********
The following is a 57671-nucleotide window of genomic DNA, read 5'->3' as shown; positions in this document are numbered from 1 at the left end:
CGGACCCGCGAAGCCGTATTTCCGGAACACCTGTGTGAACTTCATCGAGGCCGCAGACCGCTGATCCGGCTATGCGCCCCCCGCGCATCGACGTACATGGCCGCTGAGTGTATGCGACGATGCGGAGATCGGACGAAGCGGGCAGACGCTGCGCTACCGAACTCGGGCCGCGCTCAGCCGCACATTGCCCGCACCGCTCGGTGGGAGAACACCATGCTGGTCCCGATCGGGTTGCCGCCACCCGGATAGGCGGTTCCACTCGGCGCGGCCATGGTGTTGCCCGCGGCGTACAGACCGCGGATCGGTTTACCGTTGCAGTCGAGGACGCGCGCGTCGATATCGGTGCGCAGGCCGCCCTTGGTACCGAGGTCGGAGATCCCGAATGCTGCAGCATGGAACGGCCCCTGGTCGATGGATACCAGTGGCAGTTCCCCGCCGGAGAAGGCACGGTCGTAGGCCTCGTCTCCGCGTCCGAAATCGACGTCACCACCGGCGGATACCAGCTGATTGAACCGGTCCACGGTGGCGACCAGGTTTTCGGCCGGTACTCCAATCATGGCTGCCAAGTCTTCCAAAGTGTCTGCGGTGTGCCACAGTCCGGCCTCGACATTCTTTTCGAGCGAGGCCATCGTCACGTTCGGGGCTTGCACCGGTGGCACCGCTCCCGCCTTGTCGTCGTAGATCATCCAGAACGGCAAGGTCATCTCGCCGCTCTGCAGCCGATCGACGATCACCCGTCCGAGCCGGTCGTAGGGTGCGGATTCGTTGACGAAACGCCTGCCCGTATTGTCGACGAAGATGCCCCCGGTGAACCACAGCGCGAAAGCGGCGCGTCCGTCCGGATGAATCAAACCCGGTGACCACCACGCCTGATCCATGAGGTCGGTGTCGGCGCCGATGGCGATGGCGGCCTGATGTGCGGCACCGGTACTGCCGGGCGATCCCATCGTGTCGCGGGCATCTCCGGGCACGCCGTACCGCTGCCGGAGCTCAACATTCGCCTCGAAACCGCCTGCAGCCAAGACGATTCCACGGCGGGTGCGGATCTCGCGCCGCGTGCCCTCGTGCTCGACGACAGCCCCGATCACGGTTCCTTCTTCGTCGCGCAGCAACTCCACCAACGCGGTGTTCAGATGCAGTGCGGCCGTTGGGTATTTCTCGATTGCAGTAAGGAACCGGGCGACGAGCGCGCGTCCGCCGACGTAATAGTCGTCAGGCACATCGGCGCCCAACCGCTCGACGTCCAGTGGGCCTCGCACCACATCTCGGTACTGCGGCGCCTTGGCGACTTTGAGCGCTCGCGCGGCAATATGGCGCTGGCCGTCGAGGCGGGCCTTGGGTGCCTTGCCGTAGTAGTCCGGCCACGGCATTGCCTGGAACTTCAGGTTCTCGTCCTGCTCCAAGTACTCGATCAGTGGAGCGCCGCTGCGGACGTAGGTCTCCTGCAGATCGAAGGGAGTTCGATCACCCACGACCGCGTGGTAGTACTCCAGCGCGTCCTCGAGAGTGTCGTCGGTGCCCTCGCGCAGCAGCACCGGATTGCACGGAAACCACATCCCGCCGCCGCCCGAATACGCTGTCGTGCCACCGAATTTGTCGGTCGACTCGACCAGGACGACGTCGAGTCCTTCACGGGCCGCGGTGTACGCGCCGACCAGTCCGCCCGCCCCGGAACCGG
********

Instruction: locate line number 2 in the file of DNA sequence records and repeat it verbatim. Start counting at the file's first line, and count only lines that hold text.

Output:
CGGACCCGCGAAGCCGTATTTCCGGAACACCTGTGTGAACTTCATCGAGGCCGCAGACCGCTGATCCGGCTATGCGCCCCCCGCGCATCGACGTACATGGCCGCTGAGTGTATGCGACGATGCGGAGATCGGACGAAGCGGGCAGACGCTGCGCTACCGAACTCGGGCCGCGCTCAGCCGCACATTGCCCGCACCGCTCGGTGGGAGAACACCATGCTGGTCCCGATCGGGTTGCCGCCACCCGGATAGGCGGTTCCACTCGGCGCGGCCATGGTGTTGCCCGCGGCGTACAGACCGCGGATCGGTTTACCGTTGCAGTCGAGGACGCGCGCGTCGATATCGGTGCGCAGGCCGCCCTTGGTACCGAGGTCGGAGATCCCGAATGCTGCAGCATGGAACGGCCCCTGGTCGATGGATACCAGTGGCAGTTCCCCGCCGGAGAAGGCACGGTCGTAGGCCTCGTCTCCGCGTCCGAAATCGACGTCACCACCGGCGGATACCAGCTGATTGAACCGGTCCACGGTGGCGACCAGGTTTTCGGCCGGTACTCCAATCATGGCTGCCAAGTCTTCCAAAGTGTCTGCGGTGTGCCACAGTCCGGCCTCGACATTCTTTTCGAGCGAGGCCATCGTCACGTTCGGGGCTTGCACCGGTGGCACCGCTCCCGCCTTGTCGTCGTAGATCATCCAGAACGGCAAGGTCATCTCGCCGCTCTGCAGCCGATCGACGATCACCCGTCCGAGCCGGTCGTAGGGTGCGGATTCGTTGACGAAACGCCTGCCCGTATTGTCGACGAAGATGCCCCCGGTGAACCACAGCGCGAAAGCGGCGCGTCCGTCCGGATGAATCAAACCCGGTGACCACCACGCCTGATCCATGAGGTCGGTGTCGGCGCCGATGGCGATGGCGGCCTGATGTGCGGCACCGGTACTGCCGGGCGATCCCATCGTGTCGCGGGCATCTCCGGGCACGCCGTACCGCTGCCGGAGCTCAACATTCGCCTCGAAACCGCCTGCAGCCAAGACGATTCCACGGCGGGTGCGGATCTCGCGCCGCGTGCCCTCGTGCTCGACGACAGCCCCGATCACGGTTCCTTCTTCGTCGCGCAGCAACTCCACCAACGCGGTGTTCAGATGCAGTGCGGCCGTTGGGTATTTCTCGATTGCAGTAAGGAACCGGGCGACGAGCGCGCGTCCGCCGACGTAATAGTCGTCAGGCACATCGGCGCCCAACCGCTCGACGTCCAGTGGGCCTCGCACCACATCTCGGTACTGCGGCGCCTTGGCGACTTTGAGCGCTCGCGCGGCAATATGGCGCTGGCCGTCGAGGCGGGCCTTGGGTGCCTTGCCGTAGTAGTCCGGCCACGGCATTGCCTGGAACTTCAGGTTCTCGTCCTGCTCCAAGTACTCGATCAGTGGAGCGCCGCTGCGGACGTAGGTCTCCTGCAGATCGAAGGGAGTTCGATCACCCACGACCGCGTGGTAGTACTCCAGCGCGTCCTCGAGAGTGTCGTCGGTGCCCTCGCGCAGCAGCACCGGATTGCACGGAAACCACATCCCGCCGCCGCCCGAATACGCTGTCGTGCCACCGAATTTGTCGGTCGACTCGACCAGGACGACGTCGAGTCCTTCACGGGCCGCGGTGTACGCGCCGACCAGTCCGCCCGCCCCGGAACCGG